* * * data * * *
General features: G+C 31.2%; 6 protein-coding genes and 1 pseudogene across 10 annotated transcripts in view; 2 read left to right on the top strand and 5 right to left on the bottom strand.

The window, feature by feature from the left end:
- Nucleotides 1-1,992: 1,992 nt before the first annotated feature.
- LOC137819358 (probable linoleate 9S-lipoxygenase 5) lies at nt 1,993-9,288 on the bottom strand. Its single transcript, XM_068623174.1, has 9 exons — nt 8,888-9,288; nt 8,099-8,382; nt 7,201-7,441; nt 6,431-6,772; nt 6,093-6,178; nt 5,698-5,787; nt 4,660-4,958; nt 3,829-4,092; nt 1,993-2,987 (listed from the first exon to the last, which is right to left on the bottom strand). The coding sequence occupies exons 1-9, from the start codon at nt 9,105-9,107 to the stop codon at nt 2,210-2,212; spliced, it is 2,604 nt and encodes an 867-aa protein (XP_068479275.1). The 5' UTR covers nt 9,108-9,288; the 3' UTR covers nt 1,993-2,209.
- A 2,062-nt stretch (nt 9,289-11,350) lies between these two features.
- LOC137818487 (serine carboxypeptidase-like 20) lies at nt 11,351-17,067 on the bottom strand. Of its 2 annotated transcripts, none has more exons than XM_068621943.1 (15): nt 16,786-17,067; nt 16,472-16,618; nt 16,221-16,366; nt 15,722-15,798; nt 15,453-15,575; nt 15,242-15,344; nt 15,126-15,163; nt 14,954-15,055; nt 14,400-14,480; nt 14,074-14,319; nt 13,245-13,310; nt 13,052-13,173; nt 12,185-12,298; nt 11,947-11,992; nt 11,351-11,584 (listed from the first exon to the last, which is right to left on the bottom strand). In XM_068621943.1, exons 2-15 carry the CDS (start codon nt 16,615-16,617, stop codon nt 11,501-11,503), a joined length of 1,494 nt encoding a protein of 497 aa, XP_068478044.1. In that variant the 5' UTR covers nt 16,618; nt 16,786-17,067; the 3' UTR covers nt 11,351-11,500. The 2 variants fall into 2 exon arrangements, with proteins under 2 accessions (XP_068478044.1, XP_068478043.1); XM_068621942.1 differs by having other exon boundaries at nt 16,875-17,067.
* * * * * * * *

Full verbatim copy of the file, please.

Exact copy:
General features: G+C 31.2%; 6 protein-coding genes and 1 pseudogene across 10 annotated transcripts in view; 2 read left to right on the top strand and 5 right to left on the bottom strand.

The window, feature by feature from the left end:
- Nucleotides 1-1,992: 1,992 nt before the first annotated feature.
- LOC137819358 (probable linoleate 9S-lipoxygenase 5) lies at nt 1,993-9,288 on the bottom strand. Its single transcript, XM_068623174.1, has 9 exons — nt 8,888-9,288; nt 8,099-8,382; nt 7,201-7,441; nt 6,431-6,772; nt 6,093-6,178; nt 5,698-5,787; nt 4,660-4,958; nt 3,829-4,092; nt 1,993-2,987 (listed from the first exon to the last, which is right to left on the bottom strand). The coding sequence occupies exons 1-9, from the start codon at nt 9,105-9,107 to the stop codon at nt 2,210-2,212; spliced, it is 2,604 nt and encodes an 867-aa protein (XP_068479275.1). The 5' UTR covers nt 9,108-9,288; the 3' UTR covers nt 1,993-2,209.
- A 2,062-nt stretch (nt 9,289-11,350) lies between these two features.
- LOC137818487 (serine carboxypeptidase-like 20) lies at nt 11,351-17,067 on the bottom strand. Of its 2 annotated transcripts, none has more exons than XM_068621943.1 (15): nt 16,786-17,067; nt 16,472-16,618; nt 16,221-16,366; nt 15,722-15,798; nt 15,453-15,575; nt 15,242-15,344; nt 15,126-15,163; nt 14,954-15,055; nt 14,400-14,480; nt 14,074-14,319; nt 13,245-13,310; nt 13,052-13,173; nt 12,185-12,298; nt 11,947-11,992; nt 11,351-11,584 (listed from the first exon to the last, which is right to left on the bottom strand). In XM_068621943.1, exons 2-15 carry the CDS (start codon nt 16,615-16,617, stop codon nt 11,501-11,503), a joined length of 1,494 nt encoding a protein of 497 aa, XP_068478044.1. In that variant the 5' UTR covers nt 16,618; nt 16,786-17,067; the 3' UTR covers nt 11,351-11,500. The 2 variants fall into 2 exon arrangements, with proteins under 2 accessions (XP_068478044.1, XP_068478043.1); XM_068621942.1 differs by having other exon boundaries at nt 16,875-17,067.